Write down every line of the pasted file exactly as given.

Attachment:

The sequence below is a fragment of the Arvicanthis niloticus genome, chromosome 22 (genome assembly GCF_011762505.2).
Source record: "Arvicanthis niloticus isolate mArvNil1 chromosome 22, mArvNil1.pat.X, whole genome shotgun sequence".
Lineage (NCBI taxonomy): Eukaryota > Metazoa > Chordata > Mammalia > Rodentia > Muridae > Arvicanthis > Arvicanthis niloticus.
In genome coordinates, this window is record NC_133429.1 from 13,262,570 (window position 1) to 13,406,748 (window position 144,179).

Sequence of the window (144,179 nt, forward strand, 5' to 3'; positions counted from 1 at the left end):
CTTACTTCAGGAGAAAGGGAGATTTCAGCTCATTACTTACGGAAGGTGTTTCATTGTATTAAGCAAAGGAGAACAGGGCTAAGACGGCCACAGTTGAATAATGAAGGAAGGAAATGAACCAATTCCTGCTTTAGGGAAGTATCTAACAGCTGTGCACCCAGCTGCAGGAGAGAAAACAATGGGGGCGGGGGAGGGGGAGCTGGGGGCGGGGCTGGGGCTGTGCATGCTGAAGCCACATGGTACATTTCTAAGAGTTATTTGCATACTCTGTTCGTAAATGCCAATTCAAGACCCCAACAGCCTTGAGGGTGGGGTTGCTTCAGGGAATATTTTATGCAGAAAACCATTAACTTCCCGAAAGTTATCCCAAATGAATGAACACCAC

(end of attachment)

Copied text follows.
The sequence below is a fragment of the Arvicanthis niloticus genome, chromosome 22 (genome assembly GCF_011762505.2).
Source record: "Arvicanthis niloticus isolate mArvNil1 chromosome 22, mArvNil1.pat.X, whole genome shotgun sequence".
Lineage (NCBI taxonomy): Eukaryota > Metazoa > Chordata > Mammalia > Rodentia > Muridae > Arvicanthis > Arvicanthis niloticus.
In genome coordinates, this window is record NC_133429.1 from 13,262,570 (window position 1) to 13,406,748 (window position 144,179).

Sequence of the window (144,179 nt, forward strand, 5' to 3'; positions counted from 1 at the left end):
CTTACTTCAGGAGAAAGGGAGATTTCAGCTCATTACTTACGGAAGGTGTTTCATTGTATTAAGCAAAGGAGAACAGGGCTAAGACGGCCACAGTTGAATAATGAAGGAAGGAAATGAACCAATTCCTGCTTTAGGGAAGTATCTAACAGCTGTGCACCCAGCTGCAGGAGAGAAAACAATGGGGGCGGGGGAGGGGGAGCTGGGGGCGGGGCTGGGGCTGTGCATGCTGAAGCCACATGGTACATTTCTAAGAGTTATTTGCATACTCTGTTCGTAAATGCCAATTCAAGACCCCAACAGCCTTGAGGGTGGGGTTGCTTCAGGGAATATTTTATGCAGAAAACCATTAACTTCCCGAAAGTTATCCCAAATGAATGAACACCAC